Happy Independence Day, US Friends!
A word about politics.
I think the answer is empathy.
Written by Clay Smith
Point-of-care ultrasound (POCUS) in addition to usual care did not improve 30-day mortality in ED patients with undifferentiated hypotension, SBP <100mmHg.
Why does this matter?
POCUS can come in handy to rapidly diagnose certain potentially lethal conditions, such as cardiac tamponade. Does it impact mortality in patients with undifferentiated hypotension?
Don’t be SHoC-ED
This was a multi-center RCT of 273 ED patients with undifferentiated hypotension, defined as SBP <100 or shock index >1. Half received POCUS plus usual care and half usual care with no POCUS. They found no mortality benefit (POCUS 23.5% mortality; no POCUS 23.8%) or other benefit for secondary outcomes: length of stay, rates of CT scanning, inotrope use, or fluid administration. One wonders if a more strict definition or narrower inclusion criteria might have been of benefit. Hypotension is usually defined as <90 in adults, which may have led to inclusion of less sick people and a dilution of any mortality benefit for ultrasound-guided care. They state, “Our findings may reflect that the use of point-of-care ultrasonography should be targeted to answer specific clinical questions that are relevant to each particular patient, rather than following a one-size-fits-all protocol.”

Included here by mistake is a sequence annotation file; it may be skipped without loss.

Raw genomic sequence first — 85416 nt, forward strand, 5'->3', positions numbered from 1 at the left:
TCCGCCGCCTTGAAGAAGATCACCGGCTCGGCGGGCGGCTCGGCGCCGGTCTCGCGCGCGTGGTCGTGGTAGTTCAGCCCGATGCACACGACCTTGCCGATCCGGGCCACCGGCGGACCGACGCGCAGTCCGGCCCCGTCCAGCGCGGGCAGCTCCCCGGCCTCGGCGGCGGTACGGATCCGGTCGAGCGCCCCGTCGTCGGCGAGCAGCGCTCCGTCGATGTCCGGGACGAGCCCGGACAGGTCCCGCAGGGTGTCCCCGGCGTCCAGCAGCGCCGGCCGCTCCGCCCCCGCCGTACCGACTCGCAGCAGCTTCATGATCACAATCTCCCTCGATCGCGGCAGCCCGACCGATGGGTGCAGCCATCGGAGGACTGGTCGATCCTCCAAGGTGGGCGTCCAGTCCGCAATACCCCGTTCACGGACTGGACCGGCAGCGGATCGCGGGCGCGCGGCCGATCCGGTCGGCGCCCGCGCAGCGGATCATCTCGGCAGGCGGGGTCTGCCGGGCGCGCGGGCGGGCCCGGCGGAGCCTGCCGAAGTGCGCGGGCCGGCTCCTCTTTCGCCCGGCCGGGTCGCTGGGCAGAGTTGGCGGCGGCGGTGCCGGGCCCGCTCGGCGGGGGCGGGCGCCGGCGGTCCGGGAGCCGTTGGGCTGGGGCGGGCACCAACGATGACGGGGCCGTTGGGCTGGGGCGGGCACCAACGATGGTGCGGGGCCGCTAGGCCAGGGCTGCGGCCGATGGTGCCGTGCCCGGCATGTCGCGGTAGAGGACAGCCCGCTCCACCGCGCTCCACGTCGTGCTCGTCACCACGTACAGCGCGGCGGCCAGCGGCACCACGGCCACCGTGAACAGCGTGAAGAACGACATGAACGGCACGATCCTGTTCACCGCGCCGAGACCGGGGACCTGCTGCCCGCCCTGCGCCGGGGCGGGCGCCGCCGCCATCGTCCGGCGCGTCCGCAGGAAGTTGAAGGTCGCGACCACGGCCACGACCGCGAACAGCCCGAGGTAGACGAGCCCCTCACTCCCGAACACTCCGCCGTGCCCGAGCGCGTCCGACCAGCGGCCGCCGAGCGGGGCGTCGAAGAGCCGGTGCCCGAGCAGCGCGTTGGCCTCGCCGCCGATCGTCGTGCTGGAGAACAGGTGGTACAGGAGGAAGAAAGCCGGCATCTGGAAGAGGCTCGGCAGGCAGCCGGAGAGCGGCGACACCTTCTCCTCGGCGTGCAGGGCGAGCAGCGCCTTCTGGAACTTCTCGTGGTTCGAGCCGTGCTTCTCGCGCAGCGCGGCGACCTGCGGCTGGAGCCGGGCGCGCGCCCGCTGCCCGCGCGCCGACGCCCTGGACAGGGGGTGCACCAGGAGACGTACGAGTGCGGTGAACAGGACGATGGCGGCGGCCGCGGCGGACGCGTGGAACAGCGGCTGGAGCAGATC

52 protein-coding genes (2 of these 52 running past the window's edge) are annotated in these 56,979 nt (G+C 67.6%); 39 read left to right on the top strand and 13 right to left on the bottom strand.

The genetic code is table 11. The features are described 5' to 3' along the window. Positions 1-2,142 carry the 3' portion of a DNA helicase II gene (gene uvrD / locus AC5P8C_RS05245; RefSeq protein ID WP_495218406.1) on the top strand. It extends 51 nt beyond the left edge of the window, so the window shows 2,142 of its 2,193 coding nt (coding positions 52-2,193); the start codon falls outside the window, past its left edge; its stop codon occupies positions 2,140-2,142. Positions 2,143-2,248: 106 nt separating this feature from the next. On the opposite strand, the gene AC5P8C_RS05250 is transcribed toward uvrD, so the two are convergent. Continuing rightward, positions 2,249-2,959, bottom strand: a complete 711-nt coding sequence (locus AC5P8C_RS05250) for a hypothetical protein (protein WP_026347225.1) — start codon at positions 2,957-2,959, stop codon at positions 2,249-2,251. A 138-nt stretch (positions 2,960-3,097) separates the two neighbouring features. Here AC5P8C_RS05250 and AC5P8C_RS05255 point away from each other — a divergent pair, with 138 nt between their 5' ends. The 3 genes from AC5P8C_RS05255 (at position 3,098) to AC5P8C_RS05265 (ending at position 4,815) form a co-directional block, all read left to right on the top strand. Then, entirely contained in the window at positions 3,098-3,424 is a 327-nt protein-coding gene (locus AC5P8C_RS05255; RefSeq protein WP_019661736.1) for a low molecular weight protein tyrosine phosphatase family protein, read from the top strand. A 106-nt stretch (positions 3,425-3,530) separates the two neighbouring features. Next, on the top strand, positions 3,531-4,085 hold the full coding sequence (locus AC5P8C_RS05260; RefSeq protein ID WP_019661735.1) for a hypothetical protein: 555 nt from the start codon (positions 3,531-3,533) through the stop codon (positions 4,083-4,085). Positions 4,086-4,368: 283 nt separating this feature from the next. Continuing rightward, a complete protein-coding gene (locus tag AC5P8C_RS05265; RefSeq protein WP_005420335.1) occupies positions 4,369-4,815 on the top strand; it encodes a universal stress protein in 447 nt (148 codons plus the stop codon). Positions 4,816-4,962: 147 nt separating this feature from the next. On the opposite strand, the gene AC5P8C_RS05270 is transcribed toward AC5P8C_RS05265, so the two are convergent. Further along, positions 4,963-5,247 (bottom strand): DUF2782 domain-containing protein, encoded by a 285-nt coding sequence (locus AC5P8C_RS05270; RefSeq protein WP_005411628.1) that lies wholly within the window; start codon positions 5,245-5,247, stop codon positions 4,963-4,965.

Does Point-of-Care Ultrasonography Improve Clinical Outcomes in Emergency Department Patients With Undifferentiated Hypotension? An International Randomized Controlled Trial From the SHoC-ED Investigators. Ann Emerg Med. 2018 Jun 2. pii: S0196-0644(18)30325-1. doi: 10.1016/j.annemergmed.2018.04.002. [Epub ahead of print]
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For a detailed review of SHoC-ED, The Bottom Line is best, also with a list of free online resources about using ultrasound in shock patients.
Reviewed by Thomas Davis